Daily Archives: May 17, 2011
Here is a work of brilliance. I just received an email announcing an IBM roadshow event in Seattle. While it isn’t specifically about Lotus software, it covers Websphere and cloud computing.
Here it is: http://www-01.ibm.com/software/websphere/events/impact/icty_events.html
The brilliance is that it’s only a week away. Too bad, I already have plans and now it’s too late to change them.
It’s particularly humorous that the website says “Check back often to find an event in your geography and register for an event near you.” Check back often? I don’t think I could even find this URL again once I leave it. Haven’t you heard of subscriptions so I don’t have to “check back often” to get the information I need?
As well-connected as I am, if I’m just now finding out about this from someone connected to IBM marketing and customer support, I expect very few people know about this event. Is this IBM’s way of “proving” they can’t sell in Seattle against Microsoft?
In the end, the purpose of marketing is to sell. Period. The final goal is not brand recognition. It’s not to make customers feel good. The final goal of marketing is to sell. Roadshows are an element of marketing. Whether the method is by showing off products directly or more of an infomercial to help existing customers use the product more effectively, if it doesn’t increase sales, it failed. IBM, once again, you failed. Go read the book “Your Marketing Sucks” by Mark Stevens. While it is not just about IBM, it does reveal the truth about your marketing.
But who am I to think I know marketing better than IBM? If you work for a company with half a million employees, you must already know everything there is to know about marketing. Your ego would demand nothing less. You no longer need to continue professional development. Why waste time reading books on marketing and sales and human behavior? Like GM and the Roman Empire, you’re too big to fail. After all, IBM stock is at an all-time high. You must be doing everything right, yes?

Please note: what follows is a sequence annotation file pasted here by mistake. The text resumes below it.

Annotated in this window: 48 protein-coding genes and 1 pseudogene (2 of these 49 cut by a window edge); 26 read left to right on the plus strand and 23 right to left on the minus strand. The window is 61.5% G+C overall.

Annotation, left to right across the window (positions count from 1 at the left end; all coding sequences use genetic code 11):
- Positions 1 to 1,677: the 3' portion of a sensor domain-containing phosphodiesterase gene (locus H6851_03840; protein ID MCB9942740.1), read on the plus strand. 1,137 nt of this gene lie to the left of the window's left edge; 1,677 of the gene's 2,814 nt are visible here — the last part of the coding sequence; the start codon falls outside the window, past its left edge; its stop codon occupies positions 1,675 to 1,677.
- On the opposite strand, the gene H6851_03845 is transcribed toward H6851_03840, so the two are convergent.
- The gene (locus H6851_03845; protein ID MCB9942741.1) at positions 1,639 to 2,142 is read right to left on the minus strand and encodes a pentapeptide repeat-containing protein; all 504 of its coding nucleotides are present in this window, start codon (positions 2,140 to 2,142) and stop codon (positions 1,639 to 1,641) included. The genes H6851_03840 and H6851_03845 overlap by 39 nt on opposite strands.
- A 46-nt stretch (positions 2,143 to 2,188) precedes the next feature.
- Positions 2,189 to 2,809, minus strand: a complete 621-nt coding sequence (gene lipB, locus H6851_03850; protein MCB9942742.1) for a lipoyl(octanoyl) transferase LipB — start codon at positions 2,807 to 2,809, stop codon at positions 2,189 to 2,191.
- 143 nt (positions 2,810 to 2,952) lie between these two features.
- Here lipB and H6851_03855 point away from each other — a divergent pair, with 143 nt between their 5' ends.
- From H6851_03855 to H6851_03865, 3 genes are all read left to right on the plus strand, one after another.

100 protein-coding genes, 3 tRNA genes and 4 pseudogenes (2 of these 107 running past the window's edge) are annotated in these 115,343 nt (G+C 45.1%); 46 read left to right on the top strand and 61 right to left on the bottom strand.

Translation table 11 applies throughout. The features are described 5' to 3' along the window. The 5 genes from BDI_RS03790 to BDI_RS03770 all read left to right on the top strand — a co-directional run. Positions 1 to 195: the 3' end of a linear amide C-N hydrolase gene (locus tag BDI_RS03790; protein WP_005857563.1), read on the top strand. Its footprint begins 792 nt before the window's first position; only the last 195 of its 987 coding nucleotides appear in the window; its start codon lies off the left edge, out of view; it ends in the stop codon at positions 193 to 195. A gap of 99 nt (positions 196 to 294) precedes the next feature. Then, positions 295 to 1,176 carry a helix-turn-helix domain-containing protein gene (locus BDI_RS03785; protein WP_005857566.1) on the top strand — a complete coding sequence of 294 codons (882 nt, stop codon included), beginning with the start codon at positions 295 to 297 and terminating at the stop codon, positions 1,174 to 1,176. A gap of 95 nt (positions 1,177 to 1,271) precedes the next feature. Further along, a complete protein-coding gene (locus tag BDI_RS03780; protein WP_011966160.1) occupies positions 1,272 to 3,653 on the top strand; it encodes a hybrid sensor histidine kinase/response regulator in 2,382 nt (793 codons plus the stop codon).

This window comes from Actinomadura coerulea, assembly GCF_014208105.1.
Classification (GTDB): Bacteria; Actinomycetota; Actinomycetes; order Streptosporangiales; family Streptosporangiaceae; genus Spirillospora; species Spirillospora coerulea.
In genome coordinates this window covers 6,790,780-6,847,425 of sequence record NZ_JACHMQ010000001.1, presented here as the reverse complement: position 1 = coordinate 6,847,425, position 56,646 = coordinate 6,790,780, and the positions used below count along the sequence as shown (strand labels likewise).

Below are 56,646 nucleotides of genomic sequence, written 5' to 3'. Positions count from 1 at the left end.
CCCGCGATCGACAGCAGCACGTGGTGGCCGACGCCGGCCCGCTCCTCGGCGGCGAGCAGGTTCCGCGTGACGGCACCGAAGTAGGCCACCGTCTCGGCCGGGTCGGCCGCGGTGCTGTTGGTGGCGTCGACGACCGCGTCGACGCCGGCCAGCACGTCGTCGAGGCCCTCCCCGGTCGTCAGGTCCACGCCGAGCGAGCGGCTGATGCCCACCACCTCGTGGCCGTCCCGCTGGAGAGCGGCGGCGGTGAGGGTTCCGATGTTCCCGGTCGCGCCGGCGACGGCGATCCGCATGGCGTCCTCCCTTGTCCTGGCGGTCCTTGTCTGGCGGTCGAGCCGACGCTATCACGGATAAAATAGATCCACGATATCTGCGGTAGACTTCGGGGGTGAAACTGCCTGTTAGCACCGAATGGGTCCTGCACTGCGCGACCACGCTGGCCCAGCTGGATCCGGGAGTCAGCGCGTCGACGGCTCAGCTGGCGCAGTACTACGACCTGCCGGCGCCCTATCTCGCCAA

No. What you’re overlooking is where you COULD BE. In sales terms, you’re leaving money on the table. My mantra is “Companies don’t buy software. People do.” And along with that goes “Companies don’t sell software. People do.”
Before you categorically decline to read this book to further your knowledge, consider what you have lose, then consider what you have to gain. For that matter, I recommend this book to all of my readers. I’m sure many of you still read good old-fashioned books. If you read it, I would like to hear from you.
Here are links to presentations from some major players on their vision of the future. What do you think?
To find out about how Social Media plays into this, be sure to watch the live stream of the 140 Characters Conference Northwest in Vancouver, WA at http://nw2011.140conf.com/ on Thursday starting at 8:00 AM PST. Check out the schedule for the list of speakers and topics. Bruce Elgort and Chris Martin will be speaking around 10:15. I will be presenting around 8:55 AM. If you miss the live feed, watch for the rebroadcast posts.
To quote from the conference website:
WHAT IS THIS CONFERENCE ALL ABOUT? The key focus of this conference is on how real time technology (like Twitter and Facebook) is changing business, government, healthcare, social services, media, education, celebrity – and everything.
There will be over 40 different presentations with nearly 70 speakers, all presenting back-to-back and all without the aid of powerpoint. This is Storytelling 101.
For those who cannot attend in person, this conference will be live streamed on the internet.
WHEN & WHERE? Join us May 19, 2011, for the first Pacific Northwest 140 Character Conference at the Hilton Hotel in Vancouver, Washington.